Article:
Monday, June 9, 2008

Leilani: Takashi Kono

In an era when the Japanese world of graphic design was shaken by the arrival of the uninhibited creative power of the US and Europe, Takashi Kono, an artist with the spirit of his Edo forebears, believed that what was of foreign origin was indeed "foreign," and he hoped for a rebirth of Japanese forms and colors in commercial art.

What he depicts are concisely abbreviated forms of nature: mountains, fields, flowers, animals, fish. But, with startling wit and forms and colors that stem from his left brainwaves removing the rusty shackles of "Fujiyama" and "geisha" stereotypes.

One example of his work of this time is
"Sheltered Weaklings-Japan”. The black background signifies the international politics surrounding Japan in the early 1950s and Japan is represented by a school of fish docilely trailing an enormous shark (USA). The tiny fish have diminutive white bodies and red circles for eyes. In the top right corner, two red sharks (U.S.S.R and P.R.C.) are swim in the opposite direction. It appears that Kono, as a Japanese, had especially acute feelings towards the Cold War. He seems to have felt a certain self-hatred and boiling rage; the red eyes of the tiny fish fittingly hold its designer's emotions. Furthermore, by making the number of the fish thirteen, Kono seems to code even the death of Japan with the numerological meaning of that particular number. That he intended to signify death by using the number 13 (according to the Western superstition) is clandestinely corroborated by the title written in English, not Japanese, "Sheltered Weaklings-Japan."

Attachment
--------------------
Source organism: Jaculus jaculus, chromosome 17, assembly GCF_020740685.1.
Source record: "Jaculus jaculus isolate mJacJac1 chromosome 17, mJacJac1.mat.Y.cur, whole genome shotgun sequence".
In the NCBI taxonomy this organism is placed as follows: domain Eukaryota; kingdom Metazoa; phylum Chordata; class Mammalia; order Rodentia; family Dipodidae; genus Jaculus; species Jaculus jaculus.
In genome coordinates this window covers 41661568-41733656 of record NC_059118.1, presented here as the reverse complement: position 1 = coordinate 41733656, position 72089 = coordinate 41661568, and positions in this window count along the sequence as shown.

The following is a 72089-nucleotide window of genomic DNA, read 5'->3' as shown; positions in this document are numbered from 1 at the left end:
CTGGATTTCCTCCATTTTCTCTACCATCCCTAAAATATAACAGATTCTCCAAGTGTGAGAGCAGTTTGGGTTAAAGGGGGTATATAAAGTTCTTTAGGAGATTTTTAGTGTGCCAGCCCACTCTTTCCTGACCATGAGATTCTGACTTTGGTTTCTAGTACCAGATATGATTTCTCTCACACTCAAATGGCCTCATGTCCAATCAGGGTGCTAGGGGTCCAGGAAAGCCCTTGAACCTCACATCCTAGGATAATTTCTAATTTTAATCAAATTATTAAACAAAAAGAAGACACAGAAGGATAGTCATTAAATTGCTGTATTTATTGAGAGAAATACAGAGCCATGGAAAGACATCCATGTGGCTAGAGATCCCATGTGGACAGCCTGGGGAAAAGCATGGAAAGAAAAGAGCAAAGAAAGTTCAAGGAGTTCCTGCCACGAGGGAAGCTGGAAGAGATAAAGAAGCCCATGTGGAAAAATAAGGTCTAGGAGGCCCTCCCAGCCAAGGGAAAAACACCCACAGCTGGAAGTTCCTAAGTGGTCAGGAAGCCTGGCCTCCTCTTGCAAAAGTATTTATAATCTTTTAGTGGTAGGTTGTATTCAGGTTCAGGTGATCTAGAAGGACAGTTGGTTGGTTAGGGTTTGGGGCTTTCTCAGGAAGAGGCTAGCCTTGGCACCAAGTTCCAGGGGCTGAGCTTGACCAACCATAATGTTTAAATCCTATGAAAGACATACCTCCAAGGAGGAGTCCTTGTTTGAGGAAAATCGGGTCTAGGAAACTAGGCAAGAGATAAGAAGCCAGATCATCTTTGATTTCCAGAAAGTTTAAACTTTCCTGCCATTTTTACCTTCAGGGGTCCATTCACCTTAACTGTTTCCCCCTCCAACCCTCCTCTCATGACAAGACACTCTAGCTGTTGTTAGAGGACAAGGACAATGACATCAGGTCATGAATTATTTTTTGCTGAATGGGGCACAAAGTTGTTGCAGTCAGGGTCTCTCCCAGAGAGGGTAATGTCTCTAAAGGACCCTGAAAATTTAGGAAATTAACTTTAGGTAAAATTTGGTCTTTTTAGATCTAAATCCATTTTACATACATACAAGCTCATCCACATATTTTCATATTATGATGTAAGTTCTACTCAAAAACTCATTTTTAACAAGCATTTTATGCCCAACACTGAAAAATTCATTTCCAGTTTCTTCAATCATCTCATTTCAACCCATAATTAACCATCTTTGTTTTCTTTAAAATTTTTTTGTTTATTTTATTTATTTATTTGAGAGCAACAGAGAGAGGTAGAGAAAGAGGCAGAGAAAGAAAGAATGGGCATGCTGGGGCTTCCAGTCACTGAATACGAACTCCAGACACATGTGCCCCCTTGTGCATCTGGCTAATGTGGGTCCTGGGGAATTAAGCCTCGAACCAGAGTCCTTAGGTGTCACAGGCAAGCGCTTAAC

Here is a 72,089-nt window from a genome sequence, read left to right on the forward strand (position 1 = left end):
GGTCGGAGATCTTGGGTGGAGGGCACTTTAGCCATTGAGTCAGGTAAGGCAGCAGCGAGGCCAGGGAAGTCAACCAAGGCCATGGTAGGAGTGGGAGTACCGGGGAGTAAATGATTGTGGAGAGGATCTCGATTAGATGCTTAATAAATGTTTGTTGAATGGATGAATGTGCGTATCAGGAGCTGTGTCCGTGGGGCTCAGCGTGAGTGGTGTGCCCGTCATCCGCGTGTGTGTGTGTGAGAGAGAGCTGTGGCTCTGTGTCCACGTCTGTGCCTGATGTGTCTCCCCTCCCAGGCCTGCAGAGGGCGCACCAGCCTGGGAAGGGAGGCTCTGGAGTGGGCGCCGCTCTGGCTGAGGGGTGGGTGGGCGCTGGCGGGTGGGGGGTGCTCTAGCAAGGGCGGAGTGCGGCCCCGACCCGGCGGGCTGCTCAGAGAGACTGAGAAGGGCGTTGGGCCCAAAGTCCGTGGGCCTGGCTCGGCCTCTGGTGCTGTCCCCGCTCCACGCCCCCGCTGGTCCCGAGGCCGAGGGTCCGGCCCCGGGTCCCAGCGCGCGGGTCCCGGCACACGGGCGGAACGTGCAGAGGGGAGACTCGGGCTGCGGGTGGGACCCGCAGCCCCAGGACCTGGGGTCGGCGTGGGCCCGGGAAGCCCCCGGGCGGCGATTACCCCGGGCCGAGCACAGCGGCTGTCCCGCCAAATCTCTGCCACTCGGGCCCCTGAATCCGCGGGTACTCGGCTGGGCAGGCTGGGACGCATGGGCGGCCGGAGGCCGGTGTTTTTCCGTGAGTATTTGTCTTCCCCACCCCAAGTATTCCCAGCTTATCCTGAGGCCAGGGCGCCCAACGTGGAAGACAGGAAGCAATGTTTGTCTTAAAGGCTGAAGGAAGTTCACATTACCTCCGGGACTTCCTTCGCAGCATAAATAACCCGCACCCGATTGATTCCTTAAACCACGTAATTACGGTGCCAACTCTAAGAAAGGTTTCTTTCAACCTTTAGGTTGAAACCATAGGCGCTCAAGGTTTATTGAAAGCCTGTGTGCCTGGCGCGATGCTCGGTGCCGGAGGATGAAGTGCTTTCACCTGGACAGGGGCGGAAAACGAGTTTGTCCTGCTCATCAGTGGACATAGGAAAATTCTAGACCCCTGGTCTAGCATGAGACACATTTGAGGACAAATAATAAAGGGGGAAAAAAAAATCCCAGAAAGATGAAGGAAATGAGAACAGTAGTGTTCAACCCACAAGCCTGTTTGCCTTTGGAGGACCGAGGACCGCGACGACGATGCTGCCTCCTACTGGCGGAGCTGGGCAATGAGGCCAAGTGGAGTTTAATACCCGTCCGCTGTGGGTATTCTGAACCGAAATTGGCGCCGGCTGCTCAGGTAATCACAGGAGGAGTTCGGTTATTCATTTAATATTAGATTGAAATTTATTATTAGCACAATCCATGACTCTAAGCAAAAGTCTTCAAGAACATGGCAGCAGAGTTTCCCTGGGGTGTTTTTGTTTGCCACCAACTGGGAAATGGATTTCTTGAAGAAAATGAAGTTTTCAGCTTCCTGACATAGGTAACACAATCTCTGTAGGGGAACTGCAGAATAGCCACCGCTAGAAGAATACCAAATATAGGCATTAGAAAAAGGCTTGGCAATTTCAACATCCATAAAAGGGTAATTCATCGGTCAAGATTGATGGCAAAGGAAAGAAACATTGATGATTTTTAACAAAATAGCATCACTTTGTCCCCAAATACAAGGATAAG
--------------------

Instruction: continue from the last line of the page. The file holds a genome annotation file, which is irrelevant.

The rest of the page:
1 comment:

nutmeg said...

Love this post! I'm doing a research paper of Takashi Kono for a college course and was very excited to come across your blog.